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Author: Matthew Shapiro

The holidays are here. A time for family, for friends, and for gathering around the table to feast. But what would a gathering be without certain taboo topics? No, not politics. I’m talking about inheritance and estate planning. Who is in the Will, who has been omitted, and who has work to do if they want to stay off the naughty list?
When it comes to estate planning, the primary goal of most clients is to eliminate the need for probate. Although a jack of all trades, probate is primarily a court proceeding designed to lawfully transfer certain assets previously owned by a deceased person. Probate is by no means a terrible undertaking, but it can be costly and time consuming. The good news is that not all assets need pass through probate.
Under Florida law, a personal representative (sometimes referred to as an “executor”) has a duty to pursue a wrongful death action on behalf of the decedent’s estate and the decedent’s survivors. There are two key takeaways from this edict.
Following the tragic collapse of Champlain Towers South in Surfside, substantial scrutiny will be applied to the condominium association’s board of directors, and perhaps rightfully so. But as an attorney who focuses a large portion of his practice on condominium law (I have the thinning hair to prove it), I would say this catastrophe is merely a symptom of the greater disease – a broken system asking too much from its directors.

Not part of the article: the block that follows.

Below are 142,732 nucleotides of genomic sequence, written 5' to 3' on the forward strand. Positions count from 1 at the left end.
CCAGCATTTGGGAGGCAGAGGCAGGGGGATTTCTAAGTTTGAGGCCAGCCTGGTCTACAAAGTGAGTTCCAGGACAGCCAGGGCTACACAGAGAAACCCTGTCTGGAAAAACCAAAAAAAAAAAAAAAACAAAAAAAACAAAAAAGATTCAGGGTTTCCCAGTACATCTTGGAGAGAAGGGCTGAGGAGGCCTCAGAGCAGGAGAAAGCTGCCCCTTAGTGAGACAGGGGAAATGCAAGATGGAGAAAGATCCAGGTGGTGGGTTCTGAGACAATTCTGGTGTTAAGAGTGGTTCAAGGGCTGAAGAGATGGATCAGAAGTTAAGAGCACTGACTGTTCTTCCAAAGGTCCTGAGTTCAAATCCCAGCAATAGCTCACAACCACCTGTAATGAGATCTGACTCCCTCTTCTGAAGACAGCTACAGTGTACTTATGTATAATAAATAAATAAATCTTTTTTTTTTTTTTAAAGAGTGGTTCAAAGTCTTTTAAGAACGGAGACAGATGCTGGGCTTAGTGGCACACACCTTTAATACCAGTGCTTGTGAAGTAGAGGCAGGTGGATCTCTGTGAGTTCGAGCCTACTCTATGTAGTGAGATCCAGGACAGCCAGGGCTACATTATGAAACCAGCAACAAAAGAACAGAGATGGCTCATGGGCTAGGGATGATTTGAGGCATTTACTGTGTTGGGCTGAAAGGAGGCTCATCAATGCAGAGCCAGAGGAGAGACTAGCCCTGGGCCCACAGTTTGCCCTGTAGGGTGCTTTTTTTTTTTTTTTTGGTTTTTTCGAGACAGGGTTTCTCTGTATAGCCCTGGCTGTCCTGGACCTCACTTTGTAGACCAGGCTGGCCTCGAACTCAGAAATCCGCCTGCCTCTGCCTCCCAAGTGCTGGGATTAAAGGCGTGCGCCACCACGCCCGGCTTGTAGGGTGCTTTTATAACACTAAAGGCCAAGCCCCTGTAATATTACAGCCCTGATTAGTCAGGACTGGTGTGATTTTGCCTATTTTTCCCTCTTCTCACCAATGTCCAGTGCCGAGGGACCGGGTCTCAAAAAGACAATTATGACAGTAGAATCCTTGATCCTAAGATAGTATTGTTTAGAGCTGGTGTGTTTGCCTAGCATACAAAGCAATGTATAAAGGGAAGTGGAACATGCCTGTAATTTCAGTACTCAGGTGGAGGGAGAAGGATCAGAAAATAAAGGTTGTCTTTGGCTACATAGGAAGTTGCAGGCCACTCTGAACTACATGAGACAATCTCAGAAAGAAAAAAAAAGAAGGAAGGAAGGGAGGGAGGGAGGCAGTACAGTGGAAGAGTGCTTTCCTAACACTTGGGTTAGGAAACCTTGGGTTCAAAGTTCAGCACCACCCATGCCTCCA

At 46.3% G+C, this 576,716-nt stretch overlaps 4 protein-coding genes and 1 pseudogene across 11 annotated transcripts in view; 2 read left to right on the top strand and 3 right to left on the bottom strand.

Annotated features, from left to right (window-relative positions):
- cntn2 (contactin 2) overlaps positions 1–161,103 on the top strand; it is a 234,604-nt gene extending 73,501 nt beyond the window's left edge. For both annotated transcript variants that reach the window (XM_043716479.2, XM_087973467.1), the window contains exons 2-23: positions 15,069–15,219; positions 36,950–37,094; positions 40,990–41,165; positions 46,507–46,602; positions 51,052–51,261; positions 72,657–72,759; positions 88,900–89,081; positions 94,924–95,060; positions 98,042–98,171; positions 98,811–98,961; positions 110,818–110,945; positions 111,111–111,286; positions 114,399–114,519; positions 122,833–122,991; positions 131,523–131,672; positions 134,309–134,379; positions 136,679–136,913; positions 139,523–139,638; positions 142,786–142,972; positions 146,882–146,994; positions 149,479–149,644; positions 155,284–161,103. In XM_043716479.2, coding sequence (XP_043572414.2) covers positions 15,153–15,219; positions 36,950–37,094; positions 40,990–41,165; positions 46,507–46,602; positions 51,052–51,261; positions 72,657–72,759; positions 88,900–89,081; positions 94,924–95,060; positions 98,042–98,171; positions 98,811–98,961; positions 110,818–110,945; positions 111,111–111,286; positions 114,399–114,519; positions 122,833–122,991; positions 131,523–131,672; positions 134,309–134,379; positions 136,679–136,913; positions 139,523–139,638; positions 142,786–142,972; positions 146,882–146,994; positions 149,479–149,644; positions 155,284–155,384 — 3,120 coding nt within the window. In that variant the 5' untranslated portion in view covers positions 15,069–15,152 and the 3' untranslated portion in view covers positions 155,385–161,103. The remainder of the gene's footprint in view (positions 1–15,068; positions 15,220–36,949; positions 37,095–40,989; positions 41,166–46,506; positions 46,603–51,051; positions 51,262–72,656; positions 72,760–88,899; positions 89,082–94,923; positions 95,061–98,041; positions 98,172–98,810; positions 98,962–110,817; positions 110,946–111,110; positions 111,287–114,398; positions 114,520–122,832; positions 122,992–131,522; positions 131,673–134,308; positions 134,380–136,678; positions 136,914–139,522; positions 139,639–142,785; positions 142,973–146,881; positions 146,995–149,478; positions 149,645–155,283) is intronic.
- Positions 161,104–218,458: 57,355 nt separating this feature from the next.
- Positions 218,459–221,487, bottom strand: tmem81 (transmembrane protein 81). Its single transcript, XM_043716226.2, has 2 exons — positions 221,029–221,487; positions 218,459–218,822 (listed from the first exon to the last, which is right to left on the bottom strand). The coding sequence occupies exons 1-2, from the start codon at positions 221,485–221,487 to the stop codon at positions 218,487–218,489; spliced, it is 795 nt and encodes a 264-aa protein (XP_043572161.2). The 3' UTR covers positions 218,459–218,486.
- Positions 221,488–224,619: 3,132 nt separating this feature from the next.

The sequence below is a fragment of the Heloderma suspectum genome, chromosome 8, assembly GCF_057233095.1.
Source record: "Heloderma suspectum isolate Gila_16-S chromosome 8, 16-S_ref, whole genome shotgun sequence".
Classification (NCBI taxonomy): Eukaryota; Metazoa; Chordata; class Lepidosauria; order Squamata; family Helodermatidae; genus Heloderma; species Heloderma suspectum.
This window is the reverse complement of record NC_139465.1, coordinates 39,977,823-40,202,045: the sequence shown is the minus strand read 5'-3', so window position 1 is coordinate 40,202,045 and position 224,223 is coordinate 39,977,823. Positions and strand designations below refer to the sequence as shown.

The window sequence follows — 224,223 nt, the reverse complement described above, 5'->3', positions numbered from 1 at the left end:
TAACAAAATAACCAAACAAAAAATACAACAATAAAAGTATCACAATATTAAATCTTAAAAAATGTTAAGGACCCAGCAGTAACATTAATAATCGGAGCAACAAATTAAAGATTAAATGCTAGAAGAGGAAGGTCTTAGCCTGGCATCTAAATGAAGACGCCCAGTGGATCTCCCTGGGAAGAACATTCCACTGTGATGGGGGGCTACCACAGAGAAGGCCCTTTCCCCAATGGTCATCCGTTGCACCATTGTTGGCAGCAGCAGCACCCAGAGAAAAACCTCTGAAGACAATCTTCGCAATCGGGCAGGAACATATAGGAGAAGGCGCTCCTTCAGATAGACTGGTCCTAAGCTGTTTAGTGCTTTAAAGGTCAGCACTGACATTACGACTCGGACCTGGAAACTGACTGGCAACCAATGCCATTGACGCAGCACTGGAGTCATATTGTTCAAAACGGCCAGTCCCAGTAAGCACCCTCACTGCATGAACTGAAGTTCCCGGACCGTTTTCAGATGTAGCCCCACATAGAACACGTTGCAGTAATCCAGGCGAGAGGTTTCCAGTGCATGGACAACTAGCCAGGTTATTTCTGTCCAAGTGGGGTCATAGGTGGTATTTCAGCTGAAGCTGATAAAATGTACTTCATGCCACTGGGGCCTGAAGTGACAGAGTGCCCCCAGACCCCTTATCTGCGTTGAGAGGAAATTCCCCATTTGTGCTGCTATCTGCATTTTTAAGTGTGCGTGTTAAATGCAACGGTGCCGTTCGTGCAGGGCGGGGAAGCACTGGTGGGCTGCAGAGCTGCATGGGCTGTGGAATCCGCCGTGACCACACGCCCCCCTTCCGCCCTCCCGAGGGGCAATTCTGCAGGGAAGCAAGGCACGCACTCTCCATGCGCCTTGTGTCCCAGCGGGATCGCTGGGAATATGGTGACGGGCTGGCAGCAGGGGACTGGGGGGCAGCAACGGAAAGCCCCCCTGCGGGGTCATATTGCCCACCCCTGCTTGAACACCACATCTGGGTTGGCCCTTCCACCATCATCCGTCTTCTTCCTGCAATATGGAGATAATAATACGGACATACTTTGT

It is not uncommon for me to come across clients who claim that family members wrongfully received property from a loved one prior to their passing. This “gift” often contravenes provisions founds within a decedent’s Last Will and Testament. An example would be a son finding his way onto mom’s bank account despite mom’s Will leaving everything to daughter. Does brother have a right to keep the claimed gift?
Family members can become vulnerable. This can be hard to accept, but oftentimes those we love fall ill or otherwise reach an advanced age where their mental capacities are diminished. They do not recognize that they may be a target for someone who is pretending to love them or care for them with the ulterior motive of gaining a quick inheritance.
Florida law requires that a person be of “sound mind” in order to make a Will. This is also known as having “testamentary capacity.”
The personal representative, sometimes referred to as executor, is the person appointed by the court to be in charge of the administration of a deceased person’s probate estate.
Valentine’s Day is a celebration of love and affection. Many individuals show their love and affection by purchasing flowers, candy, or even a slab of beef pounded into the shape of a heart.
In almost all civil lawsuits, once an individual is served they have twenty days to file a formal response with the court. If they do not, they risk having a default entered against them whereby they lose the right to formally defend the action brought against them.